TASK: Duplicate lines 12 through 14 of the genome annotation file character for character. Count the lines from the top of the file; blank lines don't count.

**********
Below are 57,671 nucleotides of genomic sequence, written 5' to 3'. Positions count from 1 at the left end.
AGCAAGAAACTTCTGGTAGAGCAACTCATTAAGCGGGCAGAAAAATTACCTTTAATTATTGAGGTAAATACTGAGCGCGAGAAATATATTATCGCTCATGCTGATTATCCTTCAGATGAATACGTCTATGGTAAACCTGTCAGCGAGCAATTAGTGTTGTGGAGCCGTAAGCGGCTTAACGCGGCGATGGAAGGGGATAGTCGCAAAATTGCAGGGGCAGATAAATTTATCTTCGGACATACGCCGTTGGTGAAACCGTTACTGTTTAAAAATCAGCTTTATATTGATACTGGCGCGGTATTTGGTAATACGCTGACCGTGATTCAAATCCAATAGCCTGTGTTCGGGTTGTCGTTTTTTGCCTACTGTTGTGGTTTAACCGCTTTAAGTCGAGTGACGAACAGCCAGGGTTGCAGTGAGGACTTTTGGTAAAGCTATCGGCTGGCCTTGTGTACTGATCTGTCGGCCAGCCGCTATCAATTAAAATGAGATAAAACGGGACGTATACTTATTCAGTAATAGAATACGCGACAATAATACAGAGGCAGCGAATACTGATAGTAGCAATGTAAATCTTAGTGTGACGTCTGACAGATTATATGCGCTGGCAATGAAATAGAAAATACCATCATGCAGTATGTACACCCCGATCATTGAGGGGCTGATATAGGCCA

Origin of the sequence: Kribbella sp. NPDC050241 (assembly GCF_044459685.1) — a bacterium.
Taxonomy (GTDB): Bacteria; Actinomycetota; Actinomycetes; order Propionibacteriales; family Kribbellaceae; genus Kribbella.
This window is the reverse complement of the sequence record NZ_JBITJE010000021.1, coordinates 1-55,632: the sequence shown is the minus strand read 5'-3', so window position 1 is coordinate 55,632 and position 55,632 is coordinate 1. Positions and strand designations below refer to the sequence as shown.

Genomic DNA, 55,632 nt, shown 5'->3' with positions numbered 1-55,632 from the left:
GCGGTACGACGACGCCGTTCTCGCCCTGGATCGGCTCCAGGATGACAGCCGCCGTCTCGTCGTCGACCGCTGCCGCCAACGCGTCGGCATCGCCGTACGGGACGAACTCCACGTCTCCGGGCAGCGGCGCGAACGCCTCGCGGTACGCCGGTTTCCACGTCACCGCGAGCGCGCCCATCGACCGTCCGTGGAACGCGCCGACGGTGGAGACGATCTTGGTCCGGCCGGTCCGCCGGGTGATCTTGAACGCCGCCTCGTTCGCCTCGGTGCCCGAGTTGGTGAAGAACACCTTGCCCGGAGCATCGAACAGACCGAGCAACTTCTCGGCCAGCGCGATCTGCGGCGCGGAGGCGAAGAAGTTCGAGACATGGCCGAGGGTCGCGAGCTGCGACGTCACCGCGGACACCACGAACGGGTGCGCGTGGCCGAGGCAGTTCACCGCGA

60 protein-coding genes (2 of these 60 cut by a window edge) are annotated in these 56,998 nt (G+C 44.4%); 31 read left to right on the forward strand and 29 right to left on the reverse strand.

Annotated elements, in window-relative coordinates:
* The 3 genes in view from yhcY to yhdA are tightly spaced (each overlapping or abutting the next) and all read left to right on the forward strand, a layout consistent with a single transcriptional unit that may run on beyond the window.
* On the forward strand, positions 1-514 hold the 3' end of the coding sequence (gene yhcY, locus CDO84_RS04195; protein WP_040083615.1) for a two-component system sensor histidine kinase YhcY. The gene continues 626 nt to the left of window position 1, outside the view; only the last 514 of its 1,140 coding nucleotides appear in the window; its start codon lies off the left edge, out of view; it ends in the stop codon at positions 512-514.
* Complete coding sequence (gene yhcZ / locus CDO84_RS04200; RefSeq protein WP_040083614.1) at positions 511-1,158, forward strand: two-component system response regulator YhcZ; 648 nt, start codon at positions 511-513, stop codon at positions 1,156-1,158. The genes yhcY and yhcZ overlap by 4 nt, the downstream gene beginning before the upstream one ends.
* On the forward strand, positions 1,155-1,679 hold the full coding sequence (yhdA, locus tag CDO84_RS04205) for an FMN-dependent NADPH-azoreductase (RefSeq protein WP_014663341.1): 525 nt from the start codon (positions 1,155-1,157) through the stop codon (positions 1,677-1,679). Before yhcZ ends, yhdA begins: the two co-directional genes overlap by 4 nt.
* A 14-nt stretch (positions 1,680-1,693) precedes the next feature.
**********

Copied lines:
* Complete coding sequence (gene yhcZ / locus CDO84_RS04200; RefSeq protein WP_040083614.1) at positions 511-1,158, forward strand: two-component system response regulator YhcZ; 648 nt, start codon at positions 511-513, stop codon at positions 1,156-1,158. The genes yhcY and yhcZ overlap by 4 nt, the downstream gene beginning before the upstream one ends.
* On the forward strand, positions 1,155-1,679 hold the full coding sequence (yhdA, locus tag CDO84_RS04205) for an FMN-dependent NADPH-azoreductase (RefSeq protein WP_014663341.1): 525 nt from the start codon (positions 1,155-1,157) through the stop codon (positions 1,677-1,679). Before yhcZ ends, yhdA begins: the two co-directional genes overlap by 4 nt.
* A 14-nt stretch (positions 1,680-1,693) precedes the next feature.